David Craig says lying is normal and acceptable but the real skill is being able to distinguish a good liar from a bad one. He explains how to hone this skill in his book, Lie Catcher.
David Craig says lying is normal and acceptable but the real skill is being able to distinguish a good liar from a bad one. He explains how to hone this skill in his book, Lie Catcher. Tony Martin

What's it take to spot a liar?

SO, you think you can pick a liar?

Covert operations specialist David Craig can.

The 48-year-old former Mackay man, who's been working in his field for 21 years, says there are more Pinocchios among us than we think.

"I think (people lie) about once in every 10 minutes of conversation," Mr Craig said.

The reasons people lied was to avoid embarrassment, make a positive impression and to avoid punishment, Mr Craig said.

"Lying is quite regular and acceptable, it's just we (think) that lying is a terrible thing," he said.

"There's polite and good reasons for people to be telling a lie. It's not always a sinister thing.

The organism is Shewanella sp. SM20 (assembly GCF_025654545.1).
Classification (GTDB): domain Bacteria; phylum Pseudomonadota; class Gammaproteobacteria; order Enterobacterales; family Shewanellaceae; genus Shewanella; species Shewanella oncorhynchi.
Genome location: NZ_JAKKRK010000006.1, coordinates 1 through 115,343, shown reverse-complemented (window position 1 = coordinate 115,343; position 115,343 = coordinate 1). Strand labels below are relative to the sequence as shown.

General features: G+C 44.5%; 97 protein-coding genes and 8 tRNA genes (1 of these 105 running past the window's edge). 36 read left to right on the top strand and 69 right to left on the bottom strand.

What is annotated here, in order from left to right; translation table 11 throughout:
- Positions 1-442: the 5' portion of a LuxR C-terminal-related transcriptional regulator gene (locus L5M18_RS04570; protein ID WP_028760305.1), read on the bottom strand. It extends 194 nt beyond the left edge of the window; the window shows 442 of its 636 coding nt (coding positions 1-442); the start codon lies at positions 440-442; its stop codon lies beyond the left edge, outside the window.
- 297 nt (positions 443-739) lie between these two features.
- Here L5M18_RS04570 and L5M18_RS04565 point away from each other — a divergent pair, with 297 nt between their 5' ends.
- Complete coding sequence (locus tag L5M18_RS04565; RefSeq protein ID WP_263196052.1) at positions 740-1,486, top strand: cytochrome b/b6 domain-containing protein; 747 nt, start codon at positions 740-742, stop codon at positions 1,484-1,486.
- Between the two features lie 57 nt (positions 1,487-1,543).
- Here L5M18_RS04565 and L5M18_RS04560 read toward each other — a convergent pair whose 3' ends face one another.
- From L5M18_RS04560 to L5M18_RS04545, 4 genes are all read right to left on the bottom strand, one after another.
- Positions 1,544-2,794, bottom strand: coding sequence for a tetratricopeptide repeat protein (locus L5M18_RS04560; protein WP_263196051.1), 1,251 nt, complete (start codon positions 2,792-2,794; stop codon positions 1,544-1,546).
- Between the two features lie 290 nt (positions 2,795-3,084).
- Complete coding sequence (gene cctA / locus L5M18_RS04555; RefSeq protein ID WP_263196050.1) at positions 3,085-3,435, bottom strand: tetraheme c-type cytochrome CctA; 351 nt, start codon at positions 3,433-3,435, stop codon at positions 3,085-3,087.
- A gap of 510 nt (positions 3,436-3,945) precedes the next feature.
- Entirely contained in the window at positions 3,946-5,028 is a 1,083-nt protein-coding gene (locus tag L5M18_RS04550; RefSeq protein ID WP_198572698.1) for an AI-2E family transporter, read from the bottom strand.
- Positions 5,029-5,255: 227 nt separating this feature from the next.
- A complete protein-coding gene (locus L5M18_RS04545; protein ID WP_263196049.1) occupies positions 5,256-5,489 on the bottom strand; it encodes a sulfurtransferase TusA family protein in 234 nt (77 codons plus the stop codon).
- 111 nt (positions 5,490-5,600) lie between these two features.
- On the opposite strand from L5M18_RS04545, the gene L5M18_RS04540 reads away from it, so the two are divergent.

His book, Lie Catcher, teaches people how to detect a liar through a 'magic' lie detection model.

"Magic is the acronym: M is for motivation, you need to find out has this person got the motivation to lie to me," he said.

"The next one is A, to ask for control questions; and they're questions that either I know the answers to or that you wouldn't lie about.

"I'm mentally cataloguing what you're doing with your body, eyes and speech.

"Then I'll ask G, which is the guilt questions.

"For I, I'm looking for indicators... I look for any change... I might see a couple of quick flicks of the eye or looking away and that any change (when answering the guilt questions).

"C is to check again, so you've got to run through that process again to make sure you got it right.

"It's actually harder to tell if someone close to you is lying... over confidence can work against you... and you want to believe people that you like."

The father of four said he didn't always have his "lie radar" on but turned it on when it was necessary.

"You only turn it on when you have to, because it's actually quite exhausting.

"When it's important I do; what websites have they been on (or) what time did you come home last night."

Mr Craig was unable to reveal who he works for or a career highlight, because it was 'secret squirrel' business.

"It's a lot of covert infiltration and surveillance.

"I just think it's a really fascinating area to be involved with.

"I like the idea of bad guys getting caught, there's no better way to do that than (in this job)," Mr Craig said.


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